September 16, 2015
This year (as of Sept. 15), there have been 44 initial reports of workplace fatalities in Oregon. Of those 44 fatalities, 19 were caused byphysical trauma – falls, motor vehicle accidents, machinery accidents, and similar events that are typically included in official fatality reports. The other 24 workers (56 percent) died from "natural causes" – events such as heart attack, stroke, and other medical conditions that happened at work but were not necessarily work related. In 2014, the number of reported workplace fatalities was 31; not included in that number were 22 others whose deaths fell into the category of natural causes.
Although there has been nearly a 50 percent drop in the rate of cardiovascular disease nationwide over the past 20 years as more people become aware of the importance of controlling blood pressure and cholesterol, there is still work to do. Nearly 800,000 Americans still die of heart-related conditions each year, and their illnesses cost about $320 billion annually, according to the American Heart Association.
Is there anything we can do to lower these numbers? Successful workplace wellness programs can be an effective tool in reaching workers who might be at risk for cardiovascular disease and stroke. And the benefits of such programs can also help family members achieve healthier lifestyles, too.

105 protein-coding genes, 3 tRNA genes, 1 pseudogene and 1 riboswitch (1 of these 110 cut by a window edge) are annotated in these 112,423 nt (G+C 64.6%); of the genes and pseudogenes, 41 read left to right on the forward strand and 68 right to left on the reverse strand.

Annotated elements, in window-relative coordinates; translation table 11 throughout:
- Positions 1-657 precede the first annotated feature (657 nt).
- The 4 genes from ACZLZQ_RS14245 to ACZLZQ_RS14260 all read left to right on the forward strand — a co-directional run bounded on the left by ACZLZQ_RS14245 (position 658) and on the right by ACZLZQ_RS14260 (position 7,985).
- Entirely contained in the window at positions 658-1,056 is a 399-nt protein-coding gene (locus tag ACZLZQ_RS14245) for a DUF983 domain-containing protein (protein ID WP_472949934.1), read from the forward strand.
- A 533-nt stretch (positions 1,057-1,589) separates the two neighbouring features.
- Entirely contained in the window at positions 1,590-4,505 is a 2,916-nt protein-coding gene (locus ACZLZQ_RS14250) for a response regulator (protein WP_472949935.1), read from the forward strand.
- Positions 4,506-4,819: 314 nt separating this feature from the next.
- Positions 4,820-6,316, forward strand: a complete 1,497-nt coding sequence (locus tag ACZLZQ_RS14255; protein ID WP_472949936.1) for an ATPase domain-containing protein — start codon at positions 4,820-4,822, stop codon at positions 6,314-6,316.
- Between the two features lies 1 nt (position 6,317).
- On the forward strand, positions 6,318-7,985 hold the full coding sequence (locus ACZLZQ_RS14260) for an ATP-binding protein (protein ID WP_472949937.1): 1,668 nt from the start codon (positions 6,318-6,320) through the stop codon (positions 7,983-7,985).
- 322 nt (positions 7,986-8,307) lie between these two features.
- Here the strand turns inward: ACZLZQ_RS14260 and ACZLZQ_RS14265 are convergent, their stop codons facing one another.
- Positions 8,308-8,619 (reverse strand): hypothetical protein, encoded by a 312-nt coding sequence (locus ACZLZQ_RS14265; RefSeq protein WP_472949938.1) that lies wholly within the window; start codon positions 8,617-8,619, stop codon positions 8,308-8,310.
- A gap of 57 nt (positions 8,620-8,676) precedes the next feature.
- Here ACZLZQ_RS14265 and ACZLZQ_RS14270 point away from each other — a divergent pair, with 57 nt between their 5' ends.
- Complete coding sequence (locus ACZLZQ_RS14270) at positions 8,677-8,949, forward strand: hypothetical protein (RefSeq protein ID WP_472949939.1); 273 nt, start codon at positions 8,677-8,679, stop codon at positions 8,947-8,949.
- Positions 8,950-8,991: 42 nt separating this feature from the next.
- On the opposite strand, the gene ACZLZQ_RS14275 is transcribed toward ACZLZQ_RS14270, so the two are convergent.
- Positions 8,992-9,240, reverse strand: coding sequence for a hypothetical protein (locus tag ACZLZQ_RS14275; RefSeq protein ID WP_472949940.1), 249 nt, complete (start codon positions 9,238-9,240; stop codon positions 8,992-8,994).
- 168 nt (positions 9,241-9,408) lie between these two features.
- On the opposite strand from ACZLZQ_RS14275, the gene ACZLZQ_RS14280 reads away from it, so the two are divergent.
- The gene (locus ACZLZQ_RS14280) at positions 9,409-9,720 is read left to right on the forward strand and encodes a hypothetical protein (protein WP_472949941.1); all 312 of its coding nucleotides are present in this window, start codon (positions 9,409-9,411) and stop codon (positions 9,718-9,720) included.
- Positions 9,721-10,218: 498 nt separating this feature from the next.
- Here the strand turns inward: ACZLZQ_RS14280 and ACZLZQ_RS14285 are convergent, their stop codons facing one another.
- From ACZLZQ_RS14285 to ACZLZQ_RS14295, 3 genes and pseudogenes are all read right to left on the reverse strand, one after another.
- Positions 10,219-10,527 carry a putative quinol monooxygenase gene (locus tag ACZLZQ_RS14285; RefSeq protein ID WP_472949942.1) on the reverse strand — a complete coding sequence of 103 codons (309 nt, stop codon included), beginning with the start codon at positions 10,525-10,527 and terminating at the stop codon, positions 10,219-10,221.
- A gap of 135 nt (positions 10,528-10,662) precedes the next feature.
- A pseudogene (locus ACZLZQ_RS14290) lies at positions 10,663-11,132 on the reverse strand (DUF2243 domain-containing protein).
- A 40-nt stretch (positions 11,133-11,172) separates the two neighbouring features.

Although many larger organizations have developed successful workplace wellness programs, the time and the resources necessary to achieve good results can be challenging for employers who run small businesses.
If you are a small-business owner, an excellent way to learn how to do workplace wellness right is to check out the NIOSH Total Worker Health initiative. What is Total Worker Health? As NIOSH Director John Howard puts it, "Total Worker Health is more than the sum of its parts – protection and promotion – it is a synthesis of all aspects of health that create worker well-being."
One way for small business owners to get started building an effective wellness program is to bring their employees together, find out what their health concerns are, and let them develop the program after understanding the essential elements of the Total Worker Health program.
Want to learn more? NIOSH Total Worker Health: www.cdc.gov/NIOSH/twh/
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